As a part of their Campaign for Real Beauty, Dove released this video that quickly went viral. In the video we see several women show up before a forensic sketch artist. The artist draws two portraits of each woman, one based on her description of herself and one based on stranger’s description. Later, women are shown both portraits to show them how much they underestimate their beauty. Inspiring, isn’t it?
Nice try Dove, but I’m not buying it.
Dear well-meaning, gushing internet friends that re-post this video with tag lines like “to all my beautiful friends out there” etc., slow down with the fervent praise.
Stop, think, act
Before we delve into the message, let’s examine the messenger. Let’s consider Dove – a corporation, the primary purpose of which is profit. Profit, revenue, money, dough is the bottom line here and don’t let anyone tell you otherwise. In this case profit is gained by selling a line of beauty products. Dove sells beauty. Dove sells the idea of what beauty is. If suddenly everyone was accepted as beautiful or people simply stopped caring about appearances, Dove would go bankrupt. In short, Dove’s business model is based on women’s insecurities.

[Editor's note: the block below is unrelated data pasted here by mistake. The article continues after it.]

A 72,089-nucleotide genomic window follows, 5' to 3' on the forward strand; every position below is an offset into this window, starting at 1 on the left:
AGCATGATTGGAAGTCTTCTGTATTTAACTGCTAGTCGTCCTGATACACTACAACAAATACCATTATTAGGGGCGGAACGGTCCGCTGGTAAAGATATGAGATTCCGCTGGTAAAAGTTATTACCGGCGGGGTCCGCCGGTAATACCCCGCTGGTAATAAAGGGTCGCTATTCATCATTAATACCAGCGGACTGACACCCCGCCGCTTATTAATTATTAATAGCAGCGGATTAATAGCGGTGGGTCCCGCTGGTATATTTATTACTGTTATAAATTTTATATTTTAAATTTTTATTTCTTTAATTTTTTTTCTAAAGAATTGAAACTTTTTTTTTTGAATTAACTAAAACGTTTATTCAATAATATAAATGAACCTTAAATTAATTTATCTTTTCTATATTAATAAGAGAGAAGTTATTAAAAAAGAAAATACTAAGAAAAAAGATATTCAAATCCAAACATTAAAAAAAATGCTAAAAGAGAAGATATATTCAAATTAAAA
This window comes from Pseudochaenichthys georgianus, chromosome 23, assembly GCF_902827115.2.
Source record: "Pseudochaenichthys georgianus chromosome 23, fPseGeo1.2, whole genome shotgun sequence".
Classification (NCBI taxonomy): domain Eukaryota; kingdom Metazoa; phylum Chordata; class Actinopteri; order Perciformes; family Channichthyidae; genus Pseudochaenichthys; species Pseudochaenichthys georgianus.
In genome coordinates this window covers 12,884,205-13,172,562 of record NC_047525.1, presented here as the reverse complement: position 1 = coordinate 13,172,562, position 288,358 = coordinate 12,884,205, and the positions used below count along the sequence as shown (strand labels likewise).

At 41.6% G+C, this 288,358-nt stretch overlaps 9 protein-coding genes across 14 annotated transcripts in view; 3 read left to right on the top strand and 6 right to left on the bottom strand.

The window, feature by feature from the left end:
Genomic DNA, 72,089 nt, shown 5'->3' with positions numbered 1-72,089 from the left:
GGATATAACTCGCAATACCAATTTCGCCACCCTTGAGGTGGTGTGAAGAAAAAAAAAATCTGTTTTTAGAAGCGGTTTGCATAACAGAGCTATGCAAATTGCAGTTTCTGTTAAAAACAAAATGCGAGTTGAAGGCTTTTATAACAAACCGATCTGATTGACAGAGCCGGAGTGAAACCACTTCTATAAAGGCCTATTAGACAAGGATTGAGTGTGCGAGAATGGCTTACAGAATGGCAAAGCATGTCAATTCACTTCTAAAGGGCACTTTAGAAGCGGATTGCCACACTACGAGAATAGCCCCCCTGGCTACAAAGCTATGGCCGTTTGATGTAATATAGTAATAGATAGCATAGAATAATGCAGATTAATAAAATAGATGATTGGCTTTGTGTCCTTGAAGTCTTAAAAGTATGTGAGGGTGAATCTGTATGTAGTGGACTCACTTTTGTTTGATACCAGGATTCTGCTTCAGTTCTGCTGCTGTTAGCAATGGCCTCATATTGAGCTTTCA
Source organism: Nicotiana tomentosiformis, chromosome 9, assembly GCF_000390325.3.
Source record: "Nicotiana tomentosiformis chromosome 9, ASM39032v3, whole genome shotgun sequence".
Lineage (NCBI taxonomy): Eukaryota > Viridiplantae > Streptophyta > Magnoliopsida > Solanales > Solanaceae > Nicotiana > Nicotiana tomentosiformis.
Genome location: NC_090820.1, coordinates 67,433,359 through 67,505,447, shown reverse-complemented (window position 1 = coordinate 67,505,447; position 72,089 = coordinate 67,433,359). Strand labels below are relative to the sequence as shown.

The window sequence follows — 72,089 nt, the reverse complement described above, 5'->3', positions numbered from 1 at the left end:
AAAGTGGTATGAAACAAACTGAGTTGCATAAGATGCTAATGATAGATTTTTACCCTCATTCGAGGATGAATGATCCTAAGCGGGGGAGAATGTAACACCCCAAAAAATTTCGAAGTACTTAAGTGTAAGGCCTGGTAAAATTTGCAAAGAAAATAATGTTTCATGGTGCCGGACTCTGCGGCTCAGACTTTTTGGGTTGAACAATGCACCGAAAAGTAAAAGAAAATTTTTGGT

But Miss X, you’d say, not every company is created equal, maybe people behind Dove’s campaign genuinely want to positively influence our culture! Corporations are people, after all, maybe they are awakening to their humanity, and maybe there are cancer-curing unicorns, and English majors have an 100% employment rate. All I’m saying is that it’s unlikely a business will invest in something that will undermine their market presence. Indeed, a little research shows that Dove as well as Axe and Fair and Lovely are owned by the same company Unilever.